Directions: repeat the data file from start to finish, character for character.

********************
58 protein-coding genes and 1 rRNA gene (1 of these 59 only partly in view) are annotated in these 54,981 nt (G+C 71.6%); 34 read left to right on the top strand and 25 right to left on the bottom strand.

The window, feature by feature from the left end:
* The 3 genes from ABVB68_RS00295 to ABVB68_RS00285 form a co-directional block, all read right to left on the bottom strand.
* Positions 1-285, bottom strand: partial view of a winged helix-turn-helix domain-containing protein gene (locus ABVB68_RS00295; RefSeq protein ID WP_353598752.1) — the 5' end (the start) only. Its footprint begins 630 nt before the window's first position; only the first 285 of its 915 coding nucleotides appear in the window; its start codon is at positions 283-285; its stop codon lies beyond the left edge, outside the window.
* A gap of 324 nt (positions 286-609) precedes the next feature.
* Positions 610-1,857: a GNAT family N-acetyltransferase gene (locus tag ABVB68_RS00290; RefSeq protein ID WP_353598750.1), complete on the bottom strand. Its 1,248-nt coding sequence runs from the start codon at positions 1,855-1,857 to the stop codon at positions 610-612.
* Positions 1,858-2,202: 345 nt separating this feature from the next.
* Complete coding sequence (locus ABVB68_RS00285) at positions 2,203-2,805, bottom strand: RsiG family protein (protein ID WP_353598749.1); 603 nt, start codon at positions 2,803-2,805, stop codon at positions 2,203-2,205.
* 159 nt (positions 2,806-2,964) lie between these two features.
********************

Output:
58 protein-coding genes and 1 rRNA gene (1 of these 59 only partly in view) are annotated in these 54,981 nt (G+C 71.6%); 34 read left to right on the top strand and 25 right to left on the bottom strand.

The window, feature by feature from the left end:
* The 3 genes from ABVB68_RS00295 to ABVB68_RS00285 form a co-directional block, all read right to left on the bottom strand.
* Positions 1-285, bottom strand: partial view of a winged helix-turn-helix domain-containing protein gene (locus ABVB68_RS00295; RefSeq protein ID WP_353598752.1) — the 5' end (the start) only. Its footprint begins 630 nt before the window's first position; only the first 285 of its 915 coding nucleotides appear in the window; its start codon is at positions 283-285; its stop codon lies beyond the left edge, outside the window.
* A gap of 324 nt (positions 286-609) precedes the next feature.
* Positions 610-1,857: a GNAT family N-acetyltransferase gene (locus tag ABVB68_RS00290; RefSeq protein ID WP_353598750.1), complete on the bottom strand. Its 1,248-nt coding sequence runs from the start codon at positions 1,855-1,857 to the stop codon at positions 610-612.
* Positions 1,858-2,202: 345 nt separating this feature from the next.
* Complete coding sequence (locus ABVB68_RS00285) at positions 2,203-2,805, bottom strand: RsiG family protein (protein ID WP_353598749.1); 603 nt, start codon at positions 2,803-2,805, stop codon at positions 2,203-2,205.
* 159 nt (positions 2,806-2,964) lie between these two features.